One of the hardest things about switching to clean eating is avoiding temptation. When you’re hungry, it’s easy to grab the first thing you can find to eat, especially something that takes no preparation time and doesn’t require a plate or silverware—something like a bag of potato chips.
If you want to avoid sabotaging your efforts to go clean, get rid of the toxic junk food in your kitchen.
Quiz: Is Your Body TOXIC? Take the Test...
(get your free personalized report)
1. Stock up on healthy snacks
As you’re going through your cabinets, a fear of not having anything to eat when hunger pangs strike could make you hesitate before tossing unhealthy treats. “What if I’m really hungry?” you might ask yourself. “Half a bowl of those Frosted Crispy Crunchies once in a while can’t be that bad.”
Stock up on nuts, raw vegetables and fresh fruit so you’ll have something healthy in your kitchen when you need a quick bite. Make healthy snacks a regular item on your shopping list.
2. Read the labels
Go through the foods in your pantry and your fridge, and separate toxin-free foods from toxic ones. When reading ingredients labels, look for added sugar, which can appear under many names including glucose, fructose, sucrose, maltose, dextrose, dextrin, maltodextrin, xylitol, fruit juice concentrate, corn syrup and high fructose corn syrup. Added salt can appear on the label as sodium or as monosodium glutamate.
3. Take it slowly
Now that all your toxic food items are in one place, you might be tempted to throw them all away at once. Don’t. If you’re used to sugar, salt and artificial flavoring in most of your food, eliminating them all at the same time could be too much for you to handle. Sugar is particularly a problem, as it is addictive. A too-rapid transition from a high sugar to a low sugar diet could lead to you binging on sweets and giving up your plans for clean living altogether.
Quiz: Is Your Body TOXIC? Take the Test...
Instead, every week, replace one or two toxic foods with clean ones. For example, replace a box of sugar and salt-laden crackers from the supermarket snack aisle with organic, additive-free rice cakes. Throw away your brand name yogurt with artificial colors, artificial flavors and high fructose corn syrup, and replace it with organic plain yogurt and fresh fruit.
4. Learn to love water
Soda has to be at the top of any toxic food list. Drinking soda is associated with an increased risk of obesity, diabetes and other health problems. Switching to diet soda isn’t a solution. Artificial sweeteners, such as aspartame and saccharine, can increase insulin production and so have an effect on the body similar to that caused by sugar. Juice drinks with sugar or artificial sweeteners are also unhealthy.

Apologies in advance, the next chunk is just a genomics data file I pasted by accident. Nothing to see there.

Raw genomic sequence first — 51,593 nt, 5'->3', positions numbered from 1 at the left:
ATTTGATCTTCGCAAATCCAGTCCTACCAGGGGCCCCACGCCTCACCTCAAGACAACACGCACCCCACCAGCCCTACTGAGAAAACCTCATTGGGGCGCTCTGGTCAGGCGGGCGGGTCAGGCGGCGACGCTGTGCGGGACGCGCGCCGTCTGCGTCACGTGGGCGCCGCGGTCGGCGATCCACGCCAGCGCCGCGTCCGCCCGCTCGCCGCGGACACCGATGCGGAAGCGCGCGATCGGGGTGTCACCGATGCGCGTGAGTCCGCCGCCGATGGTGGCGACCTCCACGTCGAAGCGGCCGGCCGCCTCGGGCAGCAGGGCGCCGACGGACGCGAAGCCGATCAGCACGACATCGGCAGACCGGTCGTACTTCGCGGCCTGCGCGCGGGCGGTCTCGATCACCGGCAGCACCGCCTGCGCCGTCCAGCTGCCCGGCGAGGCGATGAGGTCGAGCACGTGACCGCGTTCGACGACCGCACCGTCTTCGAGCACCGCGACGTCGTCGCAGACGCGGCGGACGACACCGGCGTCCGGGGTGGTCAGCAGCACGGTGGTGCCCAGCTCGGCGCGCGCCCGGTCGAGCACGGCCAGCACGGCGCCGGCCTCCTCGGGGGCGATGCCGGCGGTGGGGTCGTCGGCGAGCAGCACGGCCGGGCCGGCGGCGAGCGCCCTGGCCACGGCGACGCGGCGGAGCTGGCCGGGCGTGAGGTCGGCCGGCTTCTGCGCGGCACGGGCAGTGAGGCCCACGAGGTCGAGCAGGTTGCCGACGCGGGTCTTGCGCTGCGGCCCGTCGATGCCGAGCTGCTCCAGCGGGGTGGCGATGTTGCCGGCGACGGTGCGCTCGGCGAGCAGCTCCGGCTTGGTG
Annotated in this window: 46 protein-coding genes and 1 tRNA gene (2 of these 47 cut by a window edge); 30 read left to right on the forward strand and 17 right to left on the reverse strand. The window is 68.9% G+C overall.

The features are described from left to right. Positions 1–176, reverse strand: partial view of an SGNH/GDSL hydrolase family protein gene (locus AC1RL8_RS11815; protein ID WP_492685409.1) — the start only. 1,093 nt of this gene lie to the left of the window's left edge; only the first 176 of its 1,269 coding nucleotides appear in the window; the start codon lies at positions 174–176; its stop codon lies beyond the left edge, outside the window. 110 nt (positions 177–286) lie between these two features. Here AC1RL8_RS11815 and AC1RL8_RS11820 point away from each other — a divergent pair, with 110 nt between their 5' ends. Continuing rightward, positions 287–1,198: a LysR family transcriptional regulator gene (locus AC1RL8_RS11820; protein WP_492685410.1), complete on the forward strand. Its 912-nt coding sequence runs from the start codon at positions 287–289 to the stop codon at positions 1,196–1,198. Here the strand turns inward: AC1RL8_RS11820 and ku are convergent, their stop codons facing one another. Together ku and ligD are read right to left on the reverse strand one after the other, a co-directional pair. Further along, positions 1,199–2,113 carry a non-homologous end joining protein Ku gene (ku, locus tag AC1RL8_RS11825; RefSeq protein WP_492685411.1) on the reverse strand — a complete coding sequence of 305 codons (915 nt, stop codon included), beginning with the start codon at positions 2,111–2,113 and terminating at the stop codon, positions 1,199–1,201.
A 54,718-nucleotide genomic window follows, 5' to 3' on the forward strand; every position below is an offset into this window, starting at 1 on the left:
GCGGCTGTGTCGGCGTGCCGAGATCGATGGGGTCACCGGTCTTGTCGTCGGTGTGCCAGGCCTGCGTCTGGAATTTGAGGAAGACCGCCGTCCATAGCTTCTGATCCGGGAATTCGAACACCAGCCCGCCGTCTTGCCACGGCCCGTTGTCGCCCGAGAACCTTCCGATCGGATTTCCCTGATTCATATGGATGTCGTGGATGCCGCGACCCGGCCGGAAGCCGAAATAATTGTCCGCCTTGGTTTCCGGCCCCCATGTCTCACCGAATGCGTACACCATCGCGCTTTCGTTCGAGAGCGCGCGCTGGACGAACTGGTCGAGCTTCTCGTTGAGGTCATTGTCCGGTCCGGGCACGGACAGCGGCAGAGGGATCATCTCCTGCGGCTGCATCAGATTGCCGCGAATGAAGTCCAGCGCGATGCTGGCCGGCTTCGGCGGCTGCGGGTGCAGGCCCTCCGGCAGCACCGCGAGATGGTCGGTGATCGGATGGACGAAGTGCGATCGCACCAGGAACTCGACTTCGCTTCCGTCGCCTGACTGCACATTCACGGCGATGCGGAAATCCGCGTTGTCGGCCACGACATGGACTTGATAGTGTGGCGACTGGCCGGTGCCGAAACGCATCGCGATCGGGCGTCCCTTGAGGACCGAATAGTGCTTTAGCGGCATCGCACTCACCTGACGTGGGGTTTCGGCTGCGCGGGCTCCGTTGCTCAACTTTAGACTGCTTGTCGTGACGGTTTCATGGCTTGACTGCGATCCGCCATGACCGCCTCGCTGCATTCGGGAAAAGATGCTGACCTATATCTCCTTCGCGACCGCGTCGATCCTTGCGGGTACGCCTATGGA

Fruit juice is healthier than soda and drinks, but it still isn’t the best choice. The sugar in commercial fruit juice is concentrated during processing and, because fruit juice is fiber-free, digested very quickly, causing blood sugar spikes.
How should you quench your thirst? Drink water. It will help flush the toxins from your body while making you look and feel healthier. The next time you have a craving for soda, treat yourself to a refreshing, cool glass of water instead.
5. Look for affordable clean food sources
When you lead a busy life, sticking to a routine can seem like a good idea. You’ve been to the same supermarket so many times that you can get there without thinking. When you’re in a rush, the last thing you want to do is waste time searching for an organic bakery or a local butcher who sells organic meat.
Don’t wait until your pantry is almost empty, and you find yourself rushing to the junk food-filled supermarket because you don’t have time to find a place to buy clean food. Instead, give yourself a tour of your area before you take the clean eating plunge. You might find some fantastic stores and vendors with healthy foods at reasonable prices—hidden gems you ignored because you were focusing on getting to the supermarket and back as fast as possible.
Effect of artificial sweeteners on insulin secretion, ROS, and oxygen consumption in pancreatic beta cells, Journal of the Federation of American Societies for Experimental Biology
Effects of Soft Drink Consumption on Nutrition and Health: A Systematic Review and Meta-Analysis, American Journal of Public Health
Relationship of Soft Drink Consumption to Global Overweight, Obesity, and Diabetes: A Cross-National Analysis of 75 Countries, American Journal of Public Health